A riot of color roared in Miami to usher in Art Basel season as the exhibition Walls of Color: The Murals of Hans Hofmann opened October 10 at the Patricia & Phillip Frost Art Museum FIU
, the Smithsonian affiliate in Miami (on view through January 3). This exhibition is the first-ever to showcase a vital aspect of the mid-century Modern Master’s art, his large-scale public mural projects. Nine towering oil studies (each seven feet tall) are the show’s centerpieces, created by Hofmann for the famed 1950 project to re-design the Peruvian city of Chimbote (Hofmann’s visionary collaboration with Catalan architect Josep Lluís Sert that was never realized). The Chimbote Series and related architectural drawings and studies are presented thanks to the Trustees of the Renate, Hans and Maria Hofmann Trust. The exhibition also features several key paintings leading up to and following his murals. Hofmann is recognized worldwide as a leader in the evolution of Abstract Expressionism, both as an artist and as a celebrated teacher who influenced a generation of America’s most distinguished artists. “The whole world, as we experience it visually, comes to us through the mystic realm of color,” said Hans Hofmann.
Hundreds attended the opening reception, which featured a standing-room-only lecture by Dr. Kenneth Silver (New York University Professor of Modern Art and Curator of this exhibition that originated at the Bruce Museum), part of FIU’s Stephen and Dorothea Green Critics’ Lecture Series.
“Hans Hofmann was the linchpin for Abstract Expressionism, and the Frost Art Museum FIU is thrilled to bring this first-ever show about Hofmann’s mural works to Miami for Art Basel season,” said Dr. Jordana Pomeroy, the museum’s director. “Miami’s historic MiMo and Art Deco architectural districts and the recent contemporary mural movement in Wynwood are hallmarks of Miami’s success as a cultural destination. Walls of Color will provide valuable context for the history of collaboration between architects, artists, and developers. This aspect of Hofmann’s career will shed light on the wide-ranging ambitions of one of the most seminal artists of the 20th century.”
The German-born American artist (1880-1966) spent most of his life teaching in New York and Provincetown where he nurtured some of the most esteemed artists of the 20th century including: Lee Krasner, Larry Rivers, Joan Mitchell, Red Grooms, Ray Eames and Helen Frankenthaler. His push/pull spatial theories (the interdependent relationships between form, color and space) and innovative usage of color revolutionized the Abstract Expressionist movement. In 2015, Hofmann’s artwork Auxerre (1960) sold for $6,325,000 at auction at Christie’s New York, establishing a new world record for the artist.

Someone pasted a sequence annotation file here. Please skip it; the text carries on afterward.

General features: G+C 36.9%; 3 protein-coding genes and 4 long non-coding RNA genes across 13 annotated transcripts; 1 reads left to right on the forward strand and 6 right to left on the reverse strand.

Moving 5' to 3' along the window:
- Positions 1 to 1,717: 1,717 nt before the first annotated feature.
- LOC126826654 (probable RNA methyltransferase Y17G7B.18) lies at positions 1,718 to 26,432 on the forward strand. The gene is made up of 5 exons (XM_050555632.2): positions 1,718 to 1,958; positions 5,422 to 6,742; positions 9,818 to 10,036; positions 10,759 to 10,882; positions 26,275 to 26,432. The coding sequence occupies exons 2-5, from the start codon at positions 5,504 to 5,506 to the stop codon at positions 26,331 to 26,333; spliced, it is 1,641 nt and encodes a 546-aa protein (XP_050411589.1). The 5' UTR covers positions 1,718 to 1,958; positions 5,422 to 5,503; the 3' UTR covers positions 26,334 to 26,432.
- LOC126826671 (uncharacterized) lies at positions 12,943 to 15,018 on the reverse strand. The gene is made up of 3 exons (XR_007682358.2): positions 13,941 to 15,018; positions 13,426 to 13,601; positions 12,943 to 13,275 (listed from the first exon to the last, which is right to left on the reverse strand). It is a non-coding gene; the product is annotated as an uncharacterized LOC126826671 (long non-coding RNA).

The exhibition at the Patricia & Phillip Frost Art Museum FIU features additional works exclusively on view only in Miami. These include the gouache-on-paper Out of this World (from the Frost Art Museum’s collection), the oil-on-panel Provincetown Docks (loaned by Miami-based collectors Drs. Mark and Elizabeth Rogers), and two other works-on-paper from the Frost’s collection, All Art Needs (Is) The Sperm Of France, and Untitled. The exhibition features a total of 36 artworks, featuring paintings, works on paper, collage, sketches, a light box, maquette and architectural rendering.
Walls of Color: The Murals of Hans Hofmann is anchored by nine large-scale oil studies that Hofmann created during his collaboration with architect Josep Lluís Sert, designer of the famed Spanish Pavilion for the 1937 Paris World’s Fair which housed Picasso’s iconic Guernica mural. Although the project did not come to fruition due to political upheaval in Peru, the original conception included an enormous mosaic wall with a freestanding bell tower comingling Abstract Expressionist and Peruvian motifs.
This exhibition also explores two of Hofmann’s glass-tiled public murals located in Manhattan that have been largely overlooked until now. The two mid-century collaborations brought to light are: one with developer William Kaufman and modernist architect William Lescaze, a boldly colorful mosaic wrapped around four sides of the elevator bank in the entry hall of the office building at 711 Third Avenue; and the other, commissioned by the New York City Board of Education, is a 64 foot long and 11 foot tall mosaic-tile mural on West 49th Street, currently the site of the High School of Graphic Arts and Communication. Both may still be viewed today in New York. These murals are represented in the exhibition at the Frost via photos, educational materials, a light box and a ceramic maquette.